On a business trip to Cincinnati, Stone takes up shop in a hotel room, where, amidst the uniformity of expression and speech, he hears a unique voice. This anomaly is named Lisa (Jennifer Jason Leigh). She’s frumpily dressed and insecure about a scar on her face, yet these features cause Stone to fall in love with her, or at least the idea of her. She’s someone new, someone different.

I can imagine where your mind might be going. Make no mistake; this is not a Manic Pixie Dream Girl movie. Thankfully, “Anomalisa” is far from some Sundance schlock about how a middle-aged man is rejuvenated by an unconventional younger woman, with all his flaws validated along the way. The film makes it clear that Stone’s worldview is wholly distorted and detrimental to himself and those around him – even his wife and child are victims of his inability to differentiate.

“Anomalisa” showcases the true nightmare that is the male fantasy, and how Stone’s ego causes him to place Lisa on a pedestal, only to knock her off when her faults become more visible. An individual human, filled with a complex assortment of levers and screws, always has more going on that we’ll ever give credit for. When confronted with our failure to connect with others, we only have ourselves to blame.

It’s odd that one of the most human movies of the decade is told entirely through stop-motion puppetry. Superb animation captures the beautifully ugly monotony of simply being. Airplanes drive forward one frame at a time, an entire city looks like a doll’s house, food slithers down the throat, chairs jitter as they creak, eyebrows swivel, lips are pursed, eyes narrow and genitals sag.

With the aid of his co-director Duke Johnson, Kaufman makes Stone and Lisa’s faces contort and breathe with identifiable shifts in body language and expression. They burst with realness, yet Kaufman and Johnson allow us to see the artifice hidden behind their veneers. A crack runs along their noses and across their foreheads. Stone tugs at this plate of skin in the mirror, yet he relents from digging deeper. Deep down, he knows the truth. For all his intellectual pomposity, he’s no less special than anyone else. We all are composed of the same nuts and bolts.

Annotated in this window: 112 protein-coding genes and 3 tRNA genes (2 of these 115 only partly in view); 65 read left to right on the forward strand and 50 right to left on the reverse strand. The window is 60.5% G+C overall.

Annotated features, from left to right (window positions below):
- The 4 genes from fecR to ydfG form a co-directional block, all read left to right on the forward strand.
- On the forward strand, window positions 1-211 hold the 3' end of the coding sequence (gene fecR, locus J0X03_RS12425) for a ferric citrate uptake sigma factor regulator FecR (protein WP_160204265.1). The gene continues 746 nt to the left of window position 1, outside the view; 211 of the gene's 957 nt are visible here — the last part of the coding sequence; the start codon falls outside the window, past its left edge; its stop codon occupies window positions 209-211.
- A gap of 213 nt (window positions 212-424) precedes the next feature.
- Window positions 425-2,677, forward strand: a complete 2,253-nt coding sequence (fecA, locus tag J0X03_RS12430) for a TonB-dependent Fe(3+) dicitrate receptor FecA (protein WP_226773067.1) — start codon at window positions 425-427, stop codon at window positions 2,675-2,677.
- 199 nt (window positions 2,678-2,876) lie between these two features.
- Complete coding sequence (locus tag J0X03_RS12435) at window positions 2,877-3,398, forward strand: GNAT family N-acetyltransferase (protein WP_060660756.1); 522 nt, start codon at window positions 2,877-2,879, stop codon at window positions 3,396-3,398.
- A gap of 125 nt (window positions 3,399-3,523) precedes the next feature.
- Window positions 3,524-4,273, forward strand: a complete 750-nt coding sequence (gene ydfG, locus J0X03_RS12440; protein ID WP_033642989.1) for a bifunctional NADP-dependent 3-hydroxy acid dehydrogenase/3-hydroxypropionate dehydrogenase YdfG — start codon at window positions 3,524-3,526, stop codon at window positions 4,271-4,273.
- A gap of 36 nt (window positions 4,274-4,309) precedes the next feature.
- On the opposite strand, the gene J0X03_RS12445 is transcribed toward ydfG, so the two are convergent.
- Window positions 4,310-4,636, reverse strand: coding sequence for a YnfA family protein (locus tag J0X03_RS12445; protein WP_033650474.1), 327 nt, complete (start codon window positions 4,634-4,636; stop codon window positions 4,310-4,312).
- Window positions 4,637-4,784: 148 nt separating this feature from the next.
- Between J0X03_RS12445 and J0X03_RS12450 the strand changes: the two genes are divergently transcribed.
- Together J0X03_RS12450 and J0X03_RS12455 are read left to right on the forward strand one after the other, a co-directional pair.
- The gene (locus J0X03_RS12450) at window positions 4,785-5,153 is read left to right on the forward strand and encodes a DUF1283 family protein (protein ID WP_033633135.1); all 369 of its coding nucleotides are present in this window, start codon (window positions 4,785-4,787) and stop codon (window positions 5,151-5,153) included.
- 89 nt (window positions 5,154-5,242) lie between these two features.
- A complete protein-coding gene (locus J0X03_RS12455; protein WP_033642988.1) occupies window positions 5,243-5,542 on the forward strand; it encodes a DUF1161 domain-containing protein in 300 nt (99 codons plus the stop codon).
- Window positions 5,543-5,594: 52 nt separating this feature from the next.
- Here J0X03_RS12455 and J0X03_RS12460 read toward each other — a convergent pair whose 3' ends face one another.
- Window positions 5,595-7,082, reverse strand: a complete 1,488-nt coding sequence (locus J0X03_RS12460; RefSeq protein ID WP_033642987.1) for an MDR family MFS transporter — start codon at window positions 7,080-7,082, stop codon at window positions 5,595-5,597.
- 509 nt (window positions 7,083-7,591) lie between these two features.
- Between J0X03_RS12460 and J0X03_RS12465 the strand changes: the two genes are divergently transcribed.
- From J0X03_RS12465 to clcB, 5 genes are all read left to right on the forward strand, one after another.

“It’s boring,” Stone wails at dinner with a former girlfriend. “It’s all so boring.” The film agrees with him. Stone’s trapped in a hell of his own design – one where simple acts like the need to order room service becomes tedious. “Anomalisa” acts more cautionary than celebratory in its approach to its subject matter, yet in its final moments Kaufman offers a pocket of sunshine so that we know life doesn’t always have to be insufferable.

After he released the wonderful, sprawling masterpiece that was “Synecdoche, New York” in 2008, Charlie Kaufman faced weighty expectations for his next feature. While “Synecdoche” may remain his definitive statement, “Anomalisa” expands on his philosophy and carries that distinctive brand of surrealism, humor and pain.

Kaufman, perhaps the greatest artistic genius this side of Kanye West, dissects the ugly ID of humanity, yet contextualizes it with empathy. Raised on Old Testament values (something I can certainly relate to), the director projects his fear of instantaneous world destruction and uses it as a transformative way to avoid misery rather than dwell in it. This planet is inhospitable and resists accommodations, and Kaufman suggests we might as well find people to spend it together with, because there are more of them than we may think.

And the result is a movie like “Anomalisa”: a meticulous, handcrafted puppet show where, at the curtain call, we are allowed to see the strings.

Nate Taskin can be reached at ntaskin@umass.edu.